THE South African Institution of Civil Engineering (Saice) calls on industry bodies, the engineering fraternity, and the private sector to support efforts to relieve the humanitarian disaster in KwaZulu-Natal following widespread flooding.
“We have a responsibility to do our best to help rebuild the affected parts of the province, as well as aid citizens in need. Saice has contributed to the Gift of the Givers Foundation, and we encourage the private sector to support reputable and well-established aid and relief organisations,” says Saice president Professor Marianne Vanderschuren.
“We are aware of the impact of this disaster on people in KwaZulu-Natal, as well as in the Eastern Cape and Gauteng. Many people have lost their loved ones and their homes, apart from the significant damage to critical infrastructure, including bridges, roads and schools.
“The need is great and we should come together, mobilise resources and demonstrate our compassion as South Africans,” she says.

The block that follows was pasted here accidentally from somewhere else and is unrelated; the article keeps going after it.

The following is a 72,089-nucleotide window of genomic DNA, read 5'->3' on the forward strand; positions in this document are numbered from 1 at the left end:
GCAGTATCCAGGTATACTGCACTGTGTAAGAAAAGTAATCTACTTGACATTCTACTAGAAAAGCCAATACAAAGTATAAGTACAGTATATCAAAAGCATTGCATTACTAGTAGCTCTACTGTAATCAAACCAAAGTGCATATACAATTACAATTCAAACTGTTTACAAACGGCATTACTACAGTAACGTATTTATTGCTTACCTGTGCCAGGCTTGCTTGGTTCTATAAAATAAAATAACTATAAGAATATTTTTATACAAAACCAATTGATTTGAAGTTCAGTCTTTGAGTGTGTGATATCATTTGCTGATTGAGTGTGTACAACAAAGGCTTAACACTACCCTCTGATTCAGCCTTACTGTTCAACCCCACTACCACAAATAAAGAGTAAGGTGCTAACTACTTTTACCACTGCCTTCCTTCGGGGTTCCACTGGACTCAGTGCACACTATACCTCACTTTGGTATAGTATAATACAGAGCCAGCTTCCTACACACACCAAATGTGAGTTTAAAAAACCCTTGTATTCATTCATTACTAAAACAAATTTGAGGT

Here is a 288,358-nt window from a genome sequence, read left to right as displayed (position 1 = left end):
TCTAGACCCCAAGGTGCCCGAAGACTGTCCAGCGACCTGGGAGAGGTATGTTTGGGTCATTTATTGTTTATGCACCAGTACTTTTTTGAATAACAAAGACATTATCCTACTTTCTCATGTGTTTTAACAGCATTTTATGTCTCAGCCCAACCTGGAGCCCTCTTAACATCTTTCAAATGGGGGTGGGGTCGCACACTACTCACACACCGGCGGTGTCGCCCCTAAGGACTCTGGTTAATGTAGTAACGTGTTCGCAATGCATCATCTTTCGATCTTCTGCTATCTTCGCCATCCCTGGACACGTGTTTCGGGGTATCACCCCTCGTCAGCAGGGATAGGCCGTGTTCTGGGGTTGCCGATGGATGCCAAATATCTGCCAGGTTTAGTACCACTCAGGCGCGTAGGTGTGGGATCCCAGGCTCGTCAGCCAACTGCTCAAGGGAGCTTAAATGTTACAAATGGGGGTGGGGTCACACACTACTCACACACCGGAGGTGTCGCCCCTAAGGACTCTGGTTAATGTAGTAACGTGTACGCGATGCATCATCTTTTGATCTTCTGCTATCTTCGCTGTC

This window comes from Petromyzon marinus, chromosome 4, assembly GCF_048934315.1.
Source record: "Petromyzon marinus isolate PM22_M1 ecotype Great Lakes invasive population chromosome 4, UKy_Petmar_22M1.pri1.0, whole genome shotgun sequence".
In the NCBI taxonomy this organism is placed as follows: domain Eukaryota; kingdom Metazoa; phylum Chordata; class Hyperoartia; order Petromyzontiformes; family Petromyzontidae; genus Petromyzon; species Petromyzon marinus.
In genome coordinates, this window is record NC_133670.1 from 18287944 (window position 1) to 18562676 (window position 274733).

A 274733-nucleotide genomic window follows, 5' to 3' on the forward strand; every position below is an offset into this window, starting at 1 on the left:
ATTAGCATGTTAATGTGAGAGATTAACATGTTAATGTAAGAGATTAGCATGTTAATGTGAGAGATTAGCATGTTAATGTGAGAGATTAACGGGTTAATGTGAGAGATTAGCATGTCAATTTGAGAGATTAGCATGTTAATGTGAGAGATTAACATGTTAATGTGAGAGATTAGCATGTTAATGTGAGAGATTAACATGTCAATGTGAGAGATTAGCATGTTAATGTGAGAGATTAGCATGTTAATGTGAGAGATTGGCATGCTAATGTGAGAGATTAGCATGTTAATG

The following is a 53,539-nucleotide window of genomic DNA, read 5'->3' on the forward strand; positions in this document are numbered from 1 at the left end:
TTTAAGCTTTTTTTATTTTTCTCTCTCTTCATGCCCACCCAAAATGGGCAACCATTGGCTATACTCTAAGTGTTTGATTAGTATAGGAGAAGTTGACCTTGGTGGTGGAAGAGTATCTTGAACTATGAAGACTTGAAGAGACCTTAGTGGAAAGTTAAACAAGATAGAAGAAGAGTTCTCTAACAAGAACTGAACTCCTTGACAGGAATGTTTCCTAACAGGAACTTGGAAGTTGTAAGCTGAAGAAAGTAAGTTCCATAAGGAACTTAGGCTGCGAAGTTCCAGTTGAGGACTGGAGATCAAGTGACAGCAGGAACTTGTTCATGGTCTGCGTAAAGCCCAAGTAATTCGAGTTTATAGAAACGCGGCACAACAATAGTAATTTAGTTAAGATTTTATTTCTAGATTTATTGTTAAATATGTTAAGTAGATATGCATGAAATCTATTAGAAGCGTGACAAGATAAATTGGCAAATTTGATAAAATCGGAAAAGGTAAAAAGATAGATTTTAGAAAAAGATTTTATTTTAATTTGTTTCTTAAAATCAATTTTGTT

Saice has the technical expertise and know-how to work with government and provide guidance to help rebuild the province.
“Saice is a significant role-player in the infrastructure development environment. We have industry experts that are seasoned in technical and strategic competencies to help innovate and rebuild the province.
“However, we advocate that maintaining and rebuilding KwaZulu-Natal’s infrastructure must be done through collaborative partnerships, which should be underpinned by trust, good governance and, importantly, transparent procurement processes,” Vanderschuren emphasises.
Saice members in these regions have also been affected. Saice has two key branches in Durban and Pietermaritzburg and sympathises with members who have been affected in the region and across the country.
The institution further supports government’s decision to declare this crisis a National State of Disaster.
“We agree with President Cyril Ramaphosa, who said that this declaration was necessary in order for all spheres of government to coordinate and manage the disaster to enable the mobilisation of more resources, as well as the necessary technical expertise to assist with relief, recovery and rehabilitation,” says Vanderschuren.